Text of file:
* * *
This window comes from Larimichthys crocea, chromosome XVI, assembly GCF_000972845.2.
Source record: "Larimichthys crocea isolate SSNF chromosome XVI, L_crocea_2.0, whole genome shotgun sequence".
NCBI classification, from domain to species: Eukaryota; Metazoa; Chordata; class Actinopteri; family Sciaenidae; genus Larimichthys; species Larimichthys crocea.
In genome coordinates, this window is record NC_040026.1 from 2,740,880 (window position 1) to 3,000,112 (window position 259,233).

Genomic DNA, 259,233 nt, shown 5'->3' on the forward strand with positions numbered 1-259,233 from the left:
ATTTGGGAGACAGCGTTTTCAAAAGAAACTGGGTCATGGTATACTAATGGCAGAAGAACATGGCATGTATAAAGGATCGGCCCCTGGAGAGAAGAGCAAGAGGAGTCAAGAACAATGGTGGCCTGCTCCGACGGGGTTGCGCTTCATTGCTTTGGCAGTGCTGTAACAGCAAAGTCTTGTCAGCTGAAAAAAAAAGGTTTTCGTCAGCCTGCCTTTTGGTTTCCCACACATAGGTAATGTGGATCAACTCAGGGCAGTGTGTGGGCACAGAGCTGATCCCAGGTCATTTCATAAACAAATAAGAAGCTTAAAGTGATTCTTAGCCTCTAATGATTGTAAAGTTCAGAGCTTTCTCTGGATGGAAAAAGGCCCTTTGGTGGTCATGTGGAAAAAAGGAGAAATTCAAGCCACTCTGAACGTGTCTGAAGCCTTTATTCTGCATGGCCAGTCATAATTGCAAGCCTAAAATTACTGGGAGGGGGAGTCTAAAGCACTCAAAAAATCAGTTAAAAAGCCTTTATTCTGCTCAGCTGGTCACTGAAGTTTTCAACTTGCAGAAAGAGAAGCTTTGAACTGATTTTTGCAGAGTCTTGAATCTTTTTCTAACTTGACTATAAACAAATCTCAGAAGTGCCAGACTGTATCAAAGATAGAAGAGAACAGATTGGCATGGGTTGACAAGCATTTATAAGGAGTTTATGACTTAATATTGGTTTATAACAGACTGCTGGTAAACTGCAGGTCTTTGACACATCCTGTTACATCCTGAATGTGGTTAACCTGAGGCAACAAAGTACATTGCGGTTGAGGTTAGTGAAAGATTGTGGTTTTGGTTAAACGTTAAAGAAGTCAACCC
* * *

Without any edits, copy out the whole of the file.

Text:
This window comes from Larimichthys crocea, chromosome XVI, assembly GCF_000972845.2.
Source record: "Larimichthys crocea isolate SSNF chromosome XVI, L_crocea_2.0, whole genome shotgun sequence".
NCBI classification, from domain to species: Eukaryota; Metazoa; Chordata; class Actinopteri; family Sciaenidae; genus Larimichthys; species Larimichthys crocea.
In genome coordinates, this window is record NC_040026.1 from 2,740,880 (window position 1) to 3,000,112 (window position 259,233).

Genomic DNA, 259,233 nt, shown 5'->3' on the forward strand with positions numbered 1-259,233 from the left:
ATTTGGGAGACAGCGTTTTCAAAAGAAACTGGGTCATGGTATACTAATGGCAGAAGAACATGGCATGTATAAAGGATCGGCCCCTGGAGAGAAGAGCAAGAGGAGTCAAGAACAATGGTGGCCTGCTCCGACGGGGTTGCGCTTCATTGCTTTGGCAGTGCTGTAACAGCAAAGTCTTGTCAGCTGAAAAAAAAAGGTTTTCGTCAGCCTGCCTTTTGGTTTCCCACACATAGGTAATGTGGATCAACTCAGGGCAGTGTGTGGGCACAGAGCTGATCCCAGGTCATTTCATAAACAAATAAGAAGCTTAAAGTGATTCTTAGCCTCTAATGATTGTAAAGTTCAGAGCTTTCTCTGGATGGAAAAAGGCCCTTTGGTGGTCATGTGGAAAAAAGGAGAAATTCAAGCCACTCTGAACGTGTCTGAAGCCTTTATTCTGCATGGCCAGTCATAATTGCAAGCCTAAAATTACTGGGAGGGGGAGTCTAAAGCACTCAAAAAATCAGTTAAAAAGCCTTTATTCTGCTCAGCTGGTCACTGAAGTTTTCAACTTGCAGAAAGAGAAGCTTTGAACTGATTTTTGCAGAGTCTTGAATCTTTTTCTAACTTGACTATAAACAAATCTCAGAAGTGCCAGACTGTATCAAAGATAGAAGAGAACAGATTGGCATGGGTTGACAAGCATTTATAAGGAGTTTATGACTTAATATTGGTTTATAACAGACTGCTGGTAAACTGCAGGTCTTTGACACATCCTGTTACATCCTGAATGTGGTTAACCTGAGGCAACAAAGTACATTGCGGTTGAGGTTAGTGAAAGATTGTGGTTTTGGTTAAACGTTAAAGAAGTCAACCC